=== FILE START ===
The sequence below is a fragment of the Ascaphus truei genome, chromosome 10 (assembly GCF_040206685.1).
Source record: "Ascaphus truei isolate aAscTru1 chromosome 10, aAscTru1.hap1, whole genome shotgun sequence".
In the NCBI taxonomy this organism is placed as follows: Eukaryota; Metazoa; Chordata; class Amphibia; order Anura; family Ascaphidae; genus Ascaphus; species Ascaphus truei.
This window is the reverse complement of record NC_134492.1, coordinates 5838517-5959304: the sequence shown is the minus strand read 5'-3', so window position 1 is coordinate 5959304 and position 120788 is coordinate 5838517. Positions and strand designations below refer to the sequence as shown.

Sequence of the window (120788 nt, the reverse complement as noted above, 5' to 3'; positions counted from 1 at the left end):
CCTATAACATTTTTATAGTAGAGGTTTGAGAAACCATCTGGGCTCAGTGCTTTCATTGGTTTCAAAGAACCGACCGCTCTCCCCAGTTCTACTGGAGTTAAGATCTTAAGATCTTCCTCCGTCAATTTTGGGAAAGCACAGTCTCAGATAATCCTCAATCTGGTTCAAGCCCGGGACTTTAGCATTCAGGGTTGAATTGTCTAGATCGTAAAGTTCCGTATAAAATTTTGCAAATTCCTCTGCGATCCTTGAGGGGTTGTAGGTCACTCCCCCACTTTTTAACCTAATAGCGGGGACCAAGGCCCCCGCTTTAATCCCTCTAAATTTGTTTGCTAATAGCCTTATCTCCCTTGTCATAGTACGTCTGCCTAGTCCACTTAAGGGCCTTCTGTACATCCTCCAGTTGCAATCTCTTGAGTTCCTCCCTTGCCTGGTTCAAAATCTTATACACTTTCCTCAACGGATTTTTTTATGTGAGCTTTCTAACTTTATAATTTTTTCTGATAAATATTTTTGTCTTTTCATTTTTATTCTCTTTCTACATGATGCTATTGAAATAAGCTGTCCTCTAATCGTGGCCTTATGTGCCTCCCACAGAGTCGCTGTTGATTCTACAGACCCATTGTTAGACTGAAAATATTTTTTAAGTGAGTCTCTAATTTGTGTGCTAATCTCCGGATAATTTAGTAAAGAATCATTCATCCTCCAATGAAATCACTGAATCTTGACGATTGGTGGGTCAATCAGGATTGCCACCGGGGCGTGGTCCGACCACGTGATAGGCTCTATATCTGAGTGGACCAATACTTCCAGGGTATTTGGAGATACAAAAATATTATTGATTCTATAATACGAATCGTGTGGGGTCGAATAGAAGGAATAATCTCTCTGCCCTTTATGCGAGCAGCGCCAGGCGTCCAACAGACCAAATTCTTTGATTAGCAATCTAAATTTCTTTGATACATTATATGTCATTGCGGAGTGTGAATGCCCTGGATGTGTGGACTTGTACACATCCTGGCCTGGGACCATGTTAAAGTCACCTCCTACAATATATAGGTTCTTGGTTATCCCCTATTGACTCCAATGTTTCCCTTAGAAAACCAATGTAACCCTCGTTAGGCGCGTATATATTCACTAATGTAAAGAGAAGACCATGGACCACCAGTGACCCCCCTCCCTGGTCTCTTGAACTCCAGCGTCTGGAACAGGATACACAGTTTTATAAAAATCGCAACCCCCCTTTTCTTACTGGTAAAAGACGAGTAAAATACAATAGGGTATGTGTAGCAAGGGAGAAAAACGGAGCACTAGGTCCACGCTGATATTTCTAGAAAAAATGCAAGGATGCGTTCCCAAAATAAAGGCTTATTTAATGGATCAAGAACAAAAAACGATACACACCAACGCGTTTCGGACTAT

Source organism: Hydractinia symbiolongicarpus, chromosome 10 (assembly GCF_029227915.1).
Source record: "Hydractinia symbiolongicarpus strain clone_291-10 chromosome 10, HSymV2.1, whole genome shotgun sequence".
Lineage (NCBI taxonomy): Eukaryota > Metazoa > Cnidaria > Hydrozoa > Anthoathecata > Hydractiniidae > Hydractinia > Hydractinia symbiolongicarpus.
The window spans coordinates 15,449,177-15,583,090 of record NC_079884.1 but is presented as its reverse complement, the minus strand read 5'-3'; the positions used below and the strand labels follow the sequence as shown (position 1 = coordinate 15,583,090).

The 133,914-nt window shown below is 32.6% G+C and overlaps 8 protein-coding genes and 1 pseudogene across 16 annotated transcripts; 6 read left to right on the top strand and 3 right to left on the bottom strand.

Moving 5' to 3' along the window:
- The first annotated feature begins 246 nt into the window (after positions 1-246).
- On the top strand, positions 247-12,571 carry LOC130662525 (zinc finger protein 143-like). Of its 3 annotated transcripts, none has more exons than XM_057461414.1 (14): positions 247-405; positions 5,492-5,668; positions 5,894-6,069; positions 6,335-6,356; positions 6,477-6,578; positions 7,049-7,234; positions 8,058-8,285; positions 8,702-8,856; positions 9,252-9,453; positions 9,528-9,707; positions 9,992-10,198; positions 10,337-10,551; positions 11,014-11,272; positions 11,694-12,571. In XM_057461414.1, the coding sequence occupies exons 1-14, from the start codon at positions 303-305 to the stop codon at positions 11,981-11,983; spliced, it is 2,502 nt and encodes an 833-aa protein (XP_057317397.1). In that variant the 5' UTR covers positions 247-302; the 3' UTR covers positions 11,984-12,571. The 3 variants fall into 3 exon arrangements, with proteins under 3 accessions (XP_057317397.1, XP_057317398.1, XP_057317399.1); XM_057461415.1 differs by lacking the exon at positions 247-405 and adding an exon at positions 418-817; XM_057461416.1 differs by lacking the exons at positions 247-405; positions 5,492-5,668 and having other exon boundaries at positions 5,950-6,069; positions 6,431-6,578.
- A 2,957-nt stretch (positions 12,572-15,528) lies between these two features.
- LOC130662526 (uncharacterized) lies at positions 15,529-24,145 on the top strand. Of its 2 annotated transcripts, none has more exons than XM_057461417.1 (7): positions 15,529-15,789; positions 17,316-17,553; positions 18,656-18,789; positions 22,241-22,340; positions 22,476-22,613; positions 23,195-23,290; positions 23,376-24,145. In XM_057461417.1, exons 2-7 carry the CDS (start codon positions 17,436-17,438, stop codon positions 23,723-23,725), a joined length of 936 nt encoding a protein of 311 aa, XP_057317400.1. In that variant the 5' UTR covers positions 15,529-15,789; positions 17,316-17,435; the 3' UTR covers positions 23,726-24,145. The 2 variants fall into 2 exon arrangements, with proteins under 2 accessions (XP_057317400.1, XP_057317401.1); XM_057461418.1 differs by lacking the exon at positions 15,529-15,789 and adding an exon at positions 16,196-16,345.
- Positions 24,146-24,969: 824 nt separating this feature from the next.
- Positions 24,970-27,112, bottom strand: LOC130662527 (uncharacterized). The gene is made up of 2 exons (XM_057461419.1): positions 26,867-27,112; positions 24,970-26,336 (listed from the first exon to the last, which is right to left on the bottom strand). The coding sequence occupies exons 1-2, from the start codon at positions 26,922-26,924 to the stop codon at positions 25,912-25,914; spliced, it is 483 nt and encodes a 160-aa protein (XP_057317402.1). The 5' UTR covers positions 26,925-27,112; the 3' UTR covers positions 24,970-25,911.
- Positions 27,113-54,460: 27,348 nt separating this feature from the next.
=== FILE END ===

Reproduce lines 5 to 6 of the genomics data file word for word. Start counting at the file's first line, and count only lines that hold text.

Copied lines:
Sequence of the window (120788 nt, the reverse complement as noted above, 5' to 3'; positions counted from 1 at the left end):
CCTATAACATTTTTATAGTAGAGGTTTGAGAAACCATCTGGGCTCAGTGCTTTCATTGGTTTCAAAGAACCGACCGCTCTCCCCAGTTCTACTGGAGTTAAGATCTTAAGATCTTCCTCCGTCAATTTTGGGAAAGCACAGTCTCAGATAATCCTCAATCTGGTTCAAGCCCGGGACTTTAGCATTCAGGGTTGAATTGTCTAGATCGTAAAGTTCCGTATAAAATTTTGCAAATTCCTCTGCGATCCTTGAGGGGTTGTAGGTCACTCCCCCACTTTTTAACCTAATAGCGGGGACCAAGGCCCCCGCTTTAATCCCTCTAAATTTGTTTGCTAATAGCCTTATCTCCCTTGTCATAGTACGTCTGCCTAGTCCACTTAAGGGCCTTCTGTACATCCTCCAGTTGCAATCTCTTGAGTTCCTCCCTTGCCTGGTTCAAAATCTTATACACTTTCCTCAACGGATTTTTTTATGTGAGCTTTCTAACTTTATAATTTTTTCTGATAAATATTTTTGTCTTTTCATTTTTATTCTCTTTCTACATGATGCTATTGAAATAAGCTGTCCTCTAATCGTGGCCTTATGTGCCTCCCACAGAGTCGCTGTTGATTCTACAGACCCATTGTTAGACTGAAAATATTTTTTAAGTGAGTCTCTAATTTGTGTGCTAATCTCCGGATAATTTAGTAAAGAATCATTCATCCTCCAATGAAATCACTGAATCTTGACGATTGGTGGGTCAATCAGGATTGCCACCGGGGCGTGGTCCGACCACGTGATAGGCTCTATATCTGAGTGGACCAATACTTCCAGGGTATTTGGAGATACAAAAATATTATTGATTCTATAATACGAATCGTGTGGGGTCGAATAGAAGGAATAATCTCTCTGCCCTTTATGCGAGCAGCGCCAGGCGTCCAACAGACCAAATTCTTTGATTAGCAATCTAAATTTCTTTGATACATTATATGTCATTGCGGAGTGTGAATGCCCTGGATGTGTGGACTTGTACACATCCTGGCCTGGGACCATGTTAAAGTCACCTCCTACAATATATAGGTTCTTGGTTATCCCCTATTGACTCCAATGTTTCCCTTAGAAAACCAATGTAACCCTCGTTAGGCGCGTATATATTCACTAATGTAAAGAGAAGACCATGGACCACCAGTGACCCCCCTCCCTGGTCTCTTGAACTCCAGCGTCTGGAACAGGATACACAGTTTTATAAAAATCGCAACCCCCCTTTTCTTACTGGTAAAAGACGAGTAAAATACAATAGGGTATGTGTAGCAAGGGAGAAAAACGGAGCACTAGGTCCACGCTGATATTTCTAGAAAAAATGCAAGGATGCGTTCCCAAAATAAAGGCTTATTTAATGGATCAAGAACAAAAAACGATACACACCAACGCGTTTCGGACTAT